Description

This is a continuation of parent application Ser. No. 09/911,386, filed Jul. 25, 2001, now U.S. Pat. No. 6,434,616, which is a continuation of parent application Ser. No. 09/186,076 filed Nov. 5, 1998, issued as U.S. Pat. No. 6,289,379 on Sep. 11, 2001.

BACKGROUND OF THE INVENTION

The present invention relates to a method for monitoring a computer system, and more particularly to a technology for handling a computer log.

Conventionally, methods for transferring various types of computer logs over a network for monitoring on another computer have been widely used. However, most of those methods transfer all logs, increasing the network load and sometimes developing a problem especially when the amount of log data produced by the sending computers exceeds the network transfer capacity. The processing load of the receiving computer also increases because it must analyze a large amount of log information. To solve this problem, some operating systems add a priority to each log message. This added information specifies whether to discard messages, whether to record messages in log files, or whether to transfer messages to another computer.

As described above, the conventional methods extract and transfer logs which are assumed to be important based on the criteria determined only by the log outputting computers. Thus, the load on the network or on the log receiving computer is not always reduced because whether or not logs are important are determined based on the criteria of the log outputting computers. In addition, a log message, once considered not very important by log outputting computers, is not sent to the monitoring computer which might consider the log message very important.

Furthermore, administrators must associate log messages sent from one computer with those sent from another computer or obtain more detailed information on the logs depending upon the output log.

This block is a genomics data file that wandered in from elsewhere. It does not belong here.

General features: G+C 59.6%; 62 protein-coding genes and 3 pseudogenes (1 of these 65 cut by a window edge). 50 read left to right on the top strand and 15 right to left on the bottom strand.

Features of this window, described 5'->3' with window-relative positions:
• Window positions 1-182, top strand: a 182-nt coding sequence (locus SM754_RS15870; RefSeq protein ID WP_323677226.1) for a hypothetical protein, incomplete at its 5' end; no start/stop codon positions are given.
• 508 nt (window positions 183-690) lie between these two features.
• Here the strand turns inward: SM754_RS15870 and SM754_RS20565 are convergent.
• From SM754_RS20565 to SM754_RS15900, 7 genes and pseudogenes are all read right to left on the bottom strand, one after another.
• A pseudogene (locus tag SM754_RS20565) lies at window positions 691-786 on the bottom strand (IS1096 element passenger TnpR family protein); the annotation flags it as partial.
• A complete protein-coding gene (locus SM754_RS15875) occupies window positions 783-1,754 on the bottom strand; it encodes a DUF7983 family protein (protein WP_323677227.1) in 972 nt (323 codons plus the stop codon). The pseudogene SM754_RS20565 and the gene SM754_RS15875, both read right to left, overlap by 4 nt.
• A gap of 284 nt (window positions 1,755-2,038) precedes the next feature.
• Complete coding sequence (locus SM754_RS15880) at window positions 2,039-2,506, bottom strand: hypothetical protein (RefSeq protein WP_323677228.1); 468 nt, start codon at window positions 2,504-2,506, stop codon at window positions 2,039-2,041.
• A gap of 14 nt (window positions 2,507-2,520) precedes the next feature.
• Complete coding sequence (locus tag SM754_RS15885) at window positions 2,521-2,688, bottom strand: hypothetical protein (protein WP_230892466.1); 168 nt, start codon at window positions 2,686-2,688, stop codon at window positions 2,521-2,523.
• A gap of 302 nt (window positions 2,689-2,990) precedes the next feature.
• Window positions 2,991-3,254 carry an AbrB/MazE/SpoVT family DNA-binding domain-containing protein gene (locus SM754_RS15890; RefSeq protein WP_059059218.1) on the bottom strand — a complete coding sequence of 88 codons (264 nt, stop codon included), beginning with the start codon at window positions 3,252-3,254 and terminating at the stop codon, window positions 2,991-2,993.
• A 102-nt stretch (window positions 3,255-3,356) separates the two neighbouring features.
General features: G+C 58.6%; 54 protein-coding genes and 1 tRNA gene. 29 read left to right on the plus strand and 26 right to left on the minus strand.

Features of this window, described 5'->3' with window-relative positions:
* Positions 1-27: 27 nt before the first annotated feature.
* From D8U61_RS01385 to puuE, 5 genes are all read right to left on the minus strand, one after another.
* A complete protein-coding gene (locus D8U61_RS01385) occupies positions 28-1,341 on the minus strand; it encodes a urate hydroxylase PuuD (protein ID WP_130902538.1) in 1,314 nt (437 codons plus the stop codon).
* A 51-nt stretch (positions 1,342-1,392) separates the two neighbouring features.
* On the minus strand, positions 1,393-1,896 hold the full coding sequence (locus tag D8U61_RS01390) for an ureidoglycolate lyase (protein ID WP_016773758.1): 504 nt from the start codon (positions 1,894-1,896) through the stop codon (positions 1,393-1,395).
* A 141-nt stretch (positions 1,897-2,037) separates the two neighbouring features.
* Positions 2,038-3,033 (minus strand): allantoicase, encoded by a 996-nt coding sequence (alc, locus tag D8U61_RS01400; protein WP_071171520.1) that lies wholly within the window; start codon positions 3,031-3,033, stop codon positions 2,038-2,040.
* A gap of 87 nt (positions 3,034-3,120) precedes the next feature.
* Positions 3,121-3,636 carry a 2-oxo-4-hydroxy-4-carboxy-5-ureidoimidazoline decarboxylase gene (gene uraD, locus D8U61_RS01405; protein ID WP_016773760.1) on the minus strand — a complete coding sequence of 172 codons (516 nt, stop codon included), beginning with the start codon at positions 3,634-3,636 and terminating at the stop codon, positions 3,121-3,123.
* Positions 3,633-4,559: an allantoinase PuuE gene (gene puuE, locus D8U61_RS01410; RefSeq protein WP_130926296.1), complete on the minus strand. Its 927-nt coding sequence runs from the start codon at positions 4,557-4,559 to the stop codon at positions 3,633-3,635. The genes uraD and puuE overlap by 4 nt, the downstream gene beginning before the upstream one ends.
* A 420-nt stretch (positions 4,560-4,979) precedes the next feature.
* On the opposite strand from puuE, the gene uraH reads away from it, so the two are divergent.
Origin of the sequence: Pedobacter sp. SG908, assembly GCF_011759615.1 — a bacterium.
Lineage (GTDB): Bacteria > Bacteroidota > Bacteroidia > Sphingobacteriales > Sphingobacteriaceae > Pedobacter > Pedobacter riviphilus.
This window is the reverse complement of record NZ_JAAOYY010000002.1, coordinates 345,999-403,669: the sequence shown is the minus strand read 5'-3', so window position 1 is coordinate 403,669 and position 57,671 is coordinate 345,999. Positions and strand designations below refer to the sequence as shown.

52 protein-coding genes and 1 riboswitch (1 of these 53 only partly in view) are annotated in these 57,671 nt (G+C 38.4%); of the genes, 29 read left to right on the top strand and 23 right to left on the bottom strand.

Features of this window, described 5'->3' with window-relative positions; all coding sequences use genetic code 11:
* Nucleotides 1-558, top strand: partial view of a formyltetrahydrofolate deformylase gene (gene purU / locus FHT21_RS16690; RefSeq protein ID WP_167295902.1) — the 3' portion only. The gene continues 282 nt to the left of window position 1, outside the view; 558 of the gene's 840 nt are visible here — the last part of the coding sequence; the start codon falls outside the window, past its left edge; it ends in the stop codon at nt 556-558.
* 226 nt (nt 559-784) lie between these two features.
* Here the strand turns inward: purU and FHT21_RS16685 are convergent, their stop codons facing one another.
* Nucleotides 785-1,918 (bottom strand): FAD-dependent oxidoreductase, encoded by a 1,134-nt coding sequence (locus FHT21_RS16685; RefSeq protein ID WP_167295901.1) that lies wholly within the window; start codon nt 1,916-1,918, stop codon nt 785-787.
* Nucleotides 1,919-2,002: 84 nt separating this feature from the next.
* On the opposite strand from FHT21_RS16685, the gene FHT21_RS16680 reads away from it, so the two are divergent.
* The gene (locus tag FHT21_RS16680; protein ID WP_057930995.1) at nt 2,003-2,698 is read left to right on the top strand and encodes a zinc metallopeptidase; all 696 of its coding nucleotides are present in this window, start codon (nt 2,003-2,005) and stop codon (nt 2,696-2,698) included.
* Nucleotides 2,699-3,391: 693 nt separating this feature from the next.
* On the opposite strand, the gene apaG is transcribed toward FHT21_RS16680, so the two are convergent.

Some conventional methods also indicate the importance of output information by color change although the color changes based only on the importance determined by the corresponding host.

Conventionally, log information has been written directly to non-volatile storage. Log information is also written via a network to non-volatile which is usually remote non-volatile storage.

However, generated operation history data may change or may be altered while it is sent to non-volatile storage, while it is processed in the computer, or while it is stored in main storage or non-volatile storage. In conventional methods, these changes and alterations cannot be detected. Therefore, the validity of log information, when read from non-volatile storage where it has been saved, can be guaranteed, nor the changed or altered log information can be restored to the original log information even if the change or alteration is detected.

SUMMARY OF THE INVENTION

It is an object of the present invention to provide a method of collecting an amount of log information enough to keep track of the status of agents without a heavy processing load on both the network and the manager computer.

It is another object of the present invention to provide a method of detecting an event which could not be identified by monitoring the status of only one computer.

It is still another object of the present invention to provide a method of representing the location of an error within the computer and the severity level of the error so that an operator can understand them easily the moment the operator views the monitoring screen.